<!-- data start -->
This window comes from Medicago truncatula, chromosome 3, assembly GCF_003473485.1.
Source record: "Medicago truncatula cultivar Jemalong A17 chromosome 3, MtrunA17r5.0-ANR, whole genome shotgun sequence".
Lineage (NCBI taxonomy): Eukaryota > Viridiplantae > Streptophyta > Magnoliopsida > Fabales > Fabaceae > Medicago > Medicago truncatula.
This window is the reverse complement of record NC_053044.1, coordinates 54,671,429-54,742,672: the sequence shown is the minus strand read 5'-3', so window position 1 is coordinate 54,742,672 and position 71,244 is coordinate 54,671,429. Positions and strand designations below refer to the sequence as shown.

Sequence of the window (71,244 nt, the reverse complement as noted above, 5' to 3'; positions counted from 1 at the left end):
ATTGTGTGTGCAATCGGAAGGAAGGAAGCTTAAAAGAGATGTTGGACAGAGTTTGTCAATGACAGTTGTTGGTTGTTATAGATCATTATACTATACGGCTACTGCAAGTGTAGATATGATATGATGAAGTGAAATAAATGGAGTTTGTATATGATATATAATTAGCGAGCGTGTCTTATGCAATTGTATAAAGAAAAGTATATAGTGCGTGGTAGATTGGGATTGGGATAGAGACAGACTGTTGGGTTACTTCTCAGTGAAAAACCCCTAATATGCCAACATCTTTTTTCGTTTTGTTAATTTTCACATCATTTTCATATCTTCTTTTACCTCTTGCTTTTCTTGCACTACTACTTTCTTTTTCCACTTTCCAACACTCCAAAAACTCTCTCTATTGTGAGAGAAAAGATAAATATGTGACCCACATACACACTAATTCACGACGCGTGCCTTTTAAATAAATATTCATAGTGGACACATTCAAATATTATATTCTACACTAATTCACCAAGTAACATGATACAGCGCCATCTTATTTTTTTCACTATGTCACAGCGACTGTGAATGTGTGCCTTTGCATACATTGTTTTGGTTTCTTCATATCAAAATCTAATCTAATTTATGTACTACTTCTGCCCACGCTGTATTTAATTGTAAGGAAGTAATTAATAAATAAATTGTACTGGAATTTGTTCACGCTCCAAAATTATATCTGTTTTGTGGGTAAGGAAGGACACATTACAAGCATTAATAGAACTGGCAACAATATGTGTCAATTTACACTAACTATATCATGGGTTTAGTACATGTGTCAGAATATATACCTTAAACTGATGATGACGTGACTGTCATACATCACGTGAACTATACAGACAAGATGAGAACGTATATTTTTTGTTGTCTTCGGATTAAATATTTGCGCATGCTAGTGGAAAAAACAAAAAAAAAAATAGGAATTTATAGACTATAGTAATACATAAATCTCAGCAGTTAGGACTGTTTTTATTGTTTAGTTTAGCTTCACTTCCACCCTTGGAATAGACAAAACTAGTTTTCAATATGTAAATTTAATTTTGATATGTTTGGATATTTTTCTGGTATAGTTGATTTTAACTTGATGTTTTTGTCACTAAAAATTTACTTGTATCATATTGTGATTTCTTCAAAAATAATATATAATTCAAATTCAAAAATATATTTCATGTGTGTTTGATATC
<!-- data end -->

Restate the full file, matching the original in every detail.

This window comes from Medicago truncatula, chromosome 3, assembly GCF_003473485.1.
Source record: "Medicago truncatula cultivar Jemalong A17 chromosome 3, MtrunA17r5.0-ANR, whole genome shotgun sequence".
Lineage (NCBI taxonomy): Eukaryota > Viridiplantae > Streptophyta > Magnoliopsida > Fabales > Fabaceae > Medicago > Medicago truncatula.
This window is the reverse complement of record NC_053044.1, coordinates 54,671,429-54,742,672: the sequence shown is the minus strand read 5'-3', so window position 1 is coordinate 54,742,672 and position 71,244 is coordinate 54,671,429. Positions and strand designations below refer to the sequence as shown.

Sequence of the window (71,244 nt, the reverse complement as noted above, 5' to 3'; positions counted from 1 at the left end):
ATTGTGTGTGCAATCGGAAGGAAGGAAGCTTAAAAGAGATGTTGGACAGAGTTTGTCAATGACAGTTGTTGGTTGTTATAGATCATTATACTATACGGCTACTGCAAGTGTAGATATGATATGATGAAGTGAAATAAATGGAGTTTGTATATGATATATAATTAGCGAGCGTGTCTTATGCAATTGTATAAAGAAAAGTATATAGTGCGTGGTAGATTGGGATTGGGATAGAGACAGACTGTTGGGTTACTTCTCAGTGAAAAACCCCTAATATGCCAACATCTTTTTTCGTTTTGTTAATTTTCACATCATTTTCATATCTTCTTTTACCTCTTGCTTTTCTTGCACTACTACTTTCTTTTTCCACTTTCCAACACTCCAAAAACTCTCTCTATTGTGAGAGAAAAGATAAATATGTGACCCACATACACACTAATTCACGACGCGTGCCTTTTAAATAAATATTCATAGTGGACACATTCAAATATTATATTCTACACTAATTCACCAAGTAACATGATACAGCGCCATCTTATTTTTTTCACTATGTCACAGCGACTGTGAATGTGTGCCTTTGCATACATTGTTTTGGTTTCTTCATATCAAAATCTAATCTAATTTATGTACTACTTCTGCCCACGCTGTATTTAATTGTAAGGAAGTAATTAATAAATAAATTGTACTGGAATTTGTTCACGCTCCAAAATTATATCTGTTTTGTGGGTAAGGAAGGACACATTACAAGCATTAATAGAACTGGCAACAATATGTGTCAATTTACACTAACTATATCATGGGTTTAGTACATGTGTCAGAATATATACCTTAAACTGATGATGACGTGACTGTCATACATCACGTGAACTATACAGACAAGATGAGAACGTATATTTTTTGTTGTCTTCGGATTAAATATTTGCGCATGCTAGTGGAAAAAACAAAAAAAAAAATAGGAATTTATAGACTATAGTAATACATAAATCTCAGCAGTTAGGACTGTTTTTATTGTTTAGTTTAGCTTCACTTCCACCCTTGGAATAGACAAAACTAGTTTTCAATATGTAAATTTAATTTTGATATGTTTGGATATTTTTCTGGTATAGTTGATTTTAACTTGATGTTTTTGTCACTAAAAATTTACTTGTATCATATTGTGATTTCTTCAAAAATAATATATAATTCAAATTCAAAAATATATTTCATGTGTGTTTGATATC